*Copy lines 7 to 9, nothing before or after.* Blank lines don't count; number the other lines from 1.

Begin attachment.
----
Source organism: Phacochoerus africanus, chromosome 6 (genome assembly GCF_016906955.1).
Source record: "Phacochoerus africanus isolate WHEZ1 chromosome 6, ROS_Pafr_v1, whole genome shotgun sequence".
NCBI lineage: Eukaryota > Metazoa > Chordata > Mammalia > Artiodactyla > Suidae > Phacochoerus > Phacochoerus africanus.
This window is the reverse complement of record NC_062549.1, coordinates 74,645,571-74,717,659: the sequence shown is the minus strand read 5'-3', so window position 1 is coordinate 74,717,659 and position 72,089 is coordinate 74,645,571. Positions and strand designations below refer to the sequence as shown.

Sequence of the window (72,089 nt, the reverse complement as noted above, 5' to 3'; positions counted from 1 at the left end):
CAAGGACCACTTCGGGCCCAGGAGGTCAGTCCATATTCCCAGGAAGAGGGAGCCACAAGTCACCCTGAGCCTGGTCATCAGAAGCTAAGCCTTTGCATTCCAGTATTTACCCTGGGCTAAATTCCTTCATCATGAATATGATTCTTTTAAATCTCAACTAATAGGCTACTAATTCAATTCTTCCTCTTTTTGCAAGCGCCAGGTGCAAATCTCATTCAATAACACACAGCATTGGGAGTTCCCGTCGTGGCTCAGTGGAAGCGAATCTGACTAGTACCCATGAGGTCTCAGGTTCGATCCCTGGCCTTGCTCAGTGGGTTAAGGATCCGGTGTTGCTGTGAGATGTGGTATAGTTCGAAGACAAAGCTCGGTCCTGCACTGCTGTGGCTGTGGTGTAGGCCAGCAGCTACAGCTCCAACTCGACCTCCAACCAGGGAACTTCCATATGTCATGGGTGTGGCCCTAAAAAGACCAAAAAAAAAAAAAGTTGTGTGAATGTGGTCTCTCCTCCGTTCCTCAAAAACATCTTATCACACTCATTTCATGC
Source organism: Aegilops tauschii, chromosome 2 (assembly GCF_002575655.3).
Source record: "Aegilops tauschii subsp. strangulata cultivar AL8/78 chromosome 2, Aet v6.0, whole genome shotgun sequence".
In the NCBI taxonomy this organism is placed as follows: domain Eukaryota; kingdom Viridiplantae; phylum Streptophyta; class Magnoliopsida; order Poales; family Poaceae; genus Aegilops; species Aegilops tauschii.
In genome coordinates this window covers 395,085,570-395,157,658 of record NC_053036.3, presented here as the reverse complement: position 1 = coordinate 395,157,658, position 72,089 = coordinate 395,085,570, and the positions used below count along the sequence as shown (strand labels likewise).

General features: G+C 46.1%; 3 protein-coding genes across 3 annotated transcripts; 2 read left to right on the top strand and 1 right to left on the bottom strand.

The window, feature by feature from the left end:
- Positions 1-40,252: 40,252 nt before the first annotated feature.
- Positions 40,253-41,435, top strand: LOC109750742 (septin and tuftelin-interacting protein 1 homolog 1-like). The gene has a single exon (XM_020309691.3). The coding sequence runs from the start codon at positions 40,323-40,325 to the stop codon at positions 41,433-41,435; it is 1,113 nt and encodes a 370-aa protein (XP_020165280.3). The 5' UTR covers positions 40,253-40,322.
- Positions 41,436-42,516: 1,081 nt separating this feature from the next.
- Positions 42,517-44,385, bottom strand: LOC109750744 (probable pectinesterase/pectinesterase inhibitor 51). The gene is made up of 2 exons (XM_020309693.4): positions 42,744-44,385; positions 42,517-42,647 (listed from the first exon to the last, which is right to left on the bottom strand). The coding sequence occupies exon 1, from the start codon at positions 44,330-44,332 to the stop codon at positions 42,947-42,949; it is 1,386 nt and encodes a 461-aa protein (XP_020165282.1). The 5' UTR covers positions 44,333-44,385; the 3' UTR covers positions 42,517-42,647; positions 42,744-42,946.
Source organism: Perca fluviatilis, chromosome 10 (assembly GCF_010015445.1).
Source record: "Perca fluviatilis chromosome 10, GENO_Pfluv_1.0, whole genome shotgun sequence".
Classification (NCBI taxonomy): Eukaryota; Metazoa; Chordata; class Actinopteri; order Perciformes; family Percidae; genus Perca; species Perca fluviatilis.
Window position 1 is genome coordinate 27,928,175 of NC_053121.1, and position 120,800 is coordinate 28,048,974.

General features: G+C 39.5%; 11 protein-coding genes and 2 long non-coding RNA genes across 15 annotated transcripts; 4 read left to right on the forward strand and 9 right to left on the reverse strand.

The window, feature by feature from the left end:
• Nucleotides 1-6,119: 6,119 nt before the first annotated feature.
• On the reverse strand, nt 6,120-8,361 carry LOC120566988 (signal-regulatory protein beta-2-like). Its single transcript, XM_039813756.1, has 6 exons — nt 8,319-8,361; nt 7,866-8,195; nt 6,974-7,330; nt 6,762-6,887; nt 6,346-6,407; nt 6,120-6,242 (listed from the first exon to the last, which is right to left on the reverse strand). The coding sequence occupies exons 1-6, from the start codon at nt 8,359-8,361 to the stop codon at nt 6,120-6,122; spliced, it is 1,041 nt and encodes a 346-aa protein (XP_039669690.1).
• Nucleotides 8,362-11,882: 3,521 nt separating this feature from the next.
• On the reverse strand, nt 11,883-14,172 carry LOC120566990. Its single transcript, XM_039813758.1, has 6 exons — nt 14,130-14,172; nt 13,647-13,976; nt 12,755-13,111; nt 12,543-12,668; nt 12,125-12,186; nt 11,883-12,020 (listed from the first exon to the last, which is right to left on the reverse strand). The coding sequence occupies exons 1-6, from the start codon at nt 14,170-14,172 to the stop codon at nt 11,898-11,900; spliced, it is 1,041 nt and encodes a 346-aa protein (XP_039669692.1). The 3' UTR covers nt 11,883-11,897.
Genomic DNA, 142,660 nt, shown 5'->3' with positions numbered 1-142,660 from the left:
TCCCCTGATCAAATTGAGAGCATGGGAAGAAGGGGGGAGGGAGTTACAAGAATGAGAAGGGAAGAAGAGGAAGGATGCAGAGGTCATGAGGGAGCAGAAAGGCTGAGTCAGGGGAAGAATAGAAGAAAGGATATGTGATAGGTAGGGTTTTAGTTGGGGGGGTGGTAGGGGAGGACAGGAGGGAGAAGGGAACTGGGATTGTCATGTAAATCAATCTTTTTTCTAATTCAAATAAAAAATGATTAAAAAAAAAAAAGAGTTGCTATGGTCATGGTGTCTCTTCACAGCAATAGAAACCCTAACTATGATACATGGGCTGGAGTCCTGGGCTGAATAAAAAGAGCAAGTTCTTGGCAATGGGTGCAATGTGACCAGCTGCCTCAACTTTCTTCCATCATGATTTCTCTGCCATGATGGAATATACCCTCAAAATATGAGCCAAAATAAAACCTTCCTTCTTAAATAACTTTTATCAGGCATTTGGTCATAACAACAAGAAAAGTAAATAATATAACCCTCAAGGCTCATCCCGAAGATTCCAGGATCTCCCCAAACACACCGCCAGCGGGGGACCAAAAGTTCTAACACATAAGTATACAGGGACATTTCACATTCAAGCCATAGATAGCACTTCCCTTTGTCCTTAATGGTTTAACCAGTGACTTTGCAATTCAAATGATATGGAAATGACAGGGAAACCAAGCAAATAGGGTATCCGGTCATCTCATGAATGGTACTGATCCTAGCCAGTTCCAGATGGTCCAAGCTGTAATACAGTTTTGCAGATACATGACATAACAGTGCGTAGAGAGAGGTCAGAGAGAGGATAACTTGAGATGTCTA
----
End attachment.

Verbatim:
Source organism: Aegilops tauschii, chromosome 2 (assembly GCF_002575655.3).
Source record: "Aegilops tauschii subsp. strangulata cultivar AL8/78 chromosome 2, Aet v6.0, whole genome shotgun sequence".
In the NCBI taxonomy this organism is placed as follows: domain Eukaryota; kingdom Viridiplantae; phylum Streptophyta; class Magnoliopsida; order Poales; family Poaceae; genus Aegilops; species Aegilops tauschii.